Donald Clarke

Whingeing about cinema and real life since 2009

50 years, 50 films Vol II: Vivre sa Vie (1962)

We return due to popular demand. This time we’re working back to the beginnings of the medium from 1962.

Tue, Jul 15, 2014, 17:25


What do you know? It is almost exactly a year since — in solipsistic honour of the writer’s own half century — we began a journey forward through 50 years of film. The original notion was to take the project to the end of that year. Oh well. Various diversions intervened and we ended up pursuing the series until early last month. I am happy to relate that it proved a very popular frivolity. People whined enthusiastically about some choices, but they seemed happy that the thing was in progress. There were even requests for more. We could have started at the beginning and given you a series of second choices, but it is, surely, more interesting to go backwards towards the very beginning of cinema. This will, I admit, require me to do some serious research for the last 10 episodes or so. But, if the previous enterprise was any measure, we won’t have to worry about that until Oscar season or thereabouts. As before, this is no sort of definitive list of the best films for each year. It is merely an attempt to drag up one exemplary film that says something about the age.

It turns out that 1962 was a tasty year to restart our trawl. It causes me actual pain — actual pain, Blanche! — to exclude What Ever Happened to Baby Jane? There’s more. The Man Who Shot Liberty Valance, The Manchurian Candidate, La Jeteé, Lolita and The Trial all deserve to be in there. This may cause many to turn away in the first episode of the new season, but I did not consider Lawrence of Arabia for a moment. I’m afraid, like David Thomson, I feel “the reputation hovers like the desert sun over the shell of an empty film, one where the interest has evaporated.” Sorry and all that. I know you all adore it.

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Aware that Jean-Luc Godard somehow failed to make it into our first list, I have plumped for a film that now looks like the first of that director’s genuine masterpieces. Vivre sa Vie stars Anna Karina as a married woman who, after failing to make money in less precarious jobs, ends up working as prostitute in Paris. In some senses the film sees Godard’s making a rare engagement with mainstream values. It has a grown-up score by Michel Legrand. It has something like a story. But the picture defies more rules than it honours. Pointing towards a lifetime’s enthusiasm for lists and categories, Godard breaks the picture up into 12 tableaux. Nana leaves, Nana goes to the cinema, Nana sits in a café and so forth. There is an awful austerity to that structure, but, unlike the terrifyingly ideological pieces with which Godard closed the decade, Vivre sa Vie is touching and sensual throughout. It’s almost as if there’s a soft-hearted film struggling to break free from the hard-Marxist exterior.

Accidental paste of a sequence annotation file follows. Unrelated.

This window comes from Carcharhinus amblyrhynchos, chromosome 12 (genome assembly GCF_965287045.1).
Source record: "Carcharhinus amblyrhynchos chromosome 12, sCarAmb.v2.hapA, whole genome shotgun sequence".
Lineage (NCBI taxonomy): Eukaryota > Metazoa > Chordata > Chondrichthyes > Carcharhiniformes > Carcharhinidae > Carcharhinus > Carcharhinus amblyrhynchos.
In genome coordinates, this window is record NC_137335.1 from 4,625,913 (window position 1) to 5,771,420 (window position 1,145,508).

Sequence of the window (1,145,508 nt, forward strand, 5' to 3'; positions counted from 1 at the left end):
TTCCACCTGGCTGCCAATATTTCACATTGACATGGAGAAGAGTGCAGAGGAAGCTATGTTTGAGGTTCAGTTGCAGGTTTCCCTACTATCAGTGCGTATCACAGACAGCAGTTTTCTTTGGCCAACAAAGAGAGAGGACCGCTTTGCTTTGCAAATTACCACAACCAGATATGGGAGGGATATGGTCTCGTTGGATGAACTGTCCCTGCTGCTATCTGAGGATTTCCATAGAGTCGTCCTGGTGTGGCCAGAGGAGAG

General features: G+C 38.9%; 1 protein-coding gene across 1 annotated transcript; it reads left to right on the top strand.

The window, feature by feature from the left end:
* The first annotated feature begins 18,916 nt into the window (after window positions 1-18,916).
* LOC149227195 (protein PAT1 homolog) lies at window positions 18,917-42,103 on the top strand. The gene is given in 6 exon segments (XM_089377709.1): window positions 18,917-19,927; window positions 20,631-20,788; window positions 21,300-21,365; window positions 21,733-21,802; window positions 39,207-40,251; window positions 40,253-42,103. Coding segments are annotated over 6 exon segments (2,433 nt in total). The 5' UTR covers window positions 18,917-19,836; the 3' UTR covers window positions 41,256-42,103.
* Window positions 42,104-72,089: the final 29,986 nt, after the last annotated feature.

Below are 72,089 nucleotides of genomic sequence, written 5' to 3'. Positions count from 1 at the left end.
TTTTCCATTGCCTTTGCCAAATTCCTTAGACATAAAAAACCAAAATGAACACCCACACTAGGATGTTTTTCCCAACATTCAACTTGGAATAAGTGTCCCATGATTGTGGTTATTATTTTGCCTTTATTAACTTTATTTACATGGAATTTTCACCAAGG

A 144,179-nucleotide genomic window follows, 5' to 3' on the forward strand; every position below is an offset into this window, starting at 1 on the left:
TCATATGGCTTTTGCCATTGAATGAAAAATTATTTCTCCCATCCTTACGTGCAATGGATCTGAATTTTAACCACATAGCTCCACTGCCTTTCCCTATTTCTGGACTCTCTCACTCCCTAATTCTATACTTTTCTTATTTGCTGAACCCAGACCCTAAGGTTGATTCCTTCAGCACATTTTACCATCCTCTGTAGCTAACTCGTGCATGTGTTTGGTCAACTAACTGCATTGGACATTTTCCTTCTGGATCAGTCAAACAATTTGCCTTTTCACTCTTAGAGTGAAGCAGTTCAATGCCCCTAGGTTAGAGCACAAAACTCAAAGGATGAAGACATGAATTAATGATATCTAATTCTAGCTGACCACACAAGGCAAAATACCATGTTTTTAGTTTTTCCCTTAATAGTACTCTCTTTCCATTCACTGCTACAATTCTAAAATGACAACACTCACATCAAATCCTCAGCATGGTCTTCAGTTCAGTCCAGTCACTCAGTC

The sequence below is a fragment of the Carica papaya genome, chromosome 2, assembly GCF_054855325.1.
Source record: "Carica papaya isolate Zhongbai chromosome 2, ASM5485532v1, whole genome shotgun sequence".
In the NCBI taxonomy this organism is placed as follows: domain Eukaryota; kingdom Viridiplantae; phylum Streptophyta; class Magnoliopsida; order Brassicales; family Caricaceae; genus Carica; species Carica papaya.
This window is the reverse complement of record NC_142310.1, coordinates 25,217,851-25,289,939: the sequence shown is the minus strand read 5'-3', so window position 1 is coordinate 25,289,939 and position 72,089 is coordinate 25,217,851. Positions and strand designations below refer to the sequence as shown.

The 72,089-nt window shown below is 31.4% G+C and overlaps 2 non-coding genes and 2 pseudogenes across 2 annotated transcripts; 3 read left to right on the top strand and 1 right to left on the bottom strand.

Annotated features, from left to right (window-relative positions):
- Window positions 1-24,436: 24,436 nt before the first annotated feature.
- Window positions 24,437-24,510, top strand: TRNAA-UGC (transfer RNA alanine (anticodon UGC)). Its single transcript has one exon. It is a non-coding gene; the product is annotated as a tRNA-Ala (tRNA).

In later years, we got the sense that the director had become more than a little Monkish. Every time he was tempted towards indulgence he would slap himself down and engage in a little more penance. Two years after Vivre sa Vie, Godard really let himself go with Band a Part. That careering film seems almost entirely unencumbered by guilt and inner-menace. Vivre sa Vie is altogether more slippery. It’s a feminist piece that seems inappropriately devoted to the contours of its heroine’s pretty face. It’s a film about prostitution that can’t quite decide what it makes of the commercial exchange at that profession’s core.

All those things come together in the famous scene that finds Nana weeping while watching Renée Jeanne Falconetti (herself in tears) meeting her fate in Dreyer’s The Passion of Joan of Arc. There are other brilliant sequences in the film: a barroom scene which shoots Karina from behind; the passage in which she watches Jean Ferrat play one of his own songs on the juke box; frequent daring jump-cuts. But the Joan of Arc sequence truly earns the 10-buck word “quintessential”. We’re all very blasé about this sort of inter-textuality now. But, even with high cinema, it was an unusual business in 1962. What was he up to? Why are we watching some girl watching a film we’ve already seen? We are still answering that question. What a film. What a career. What a man.

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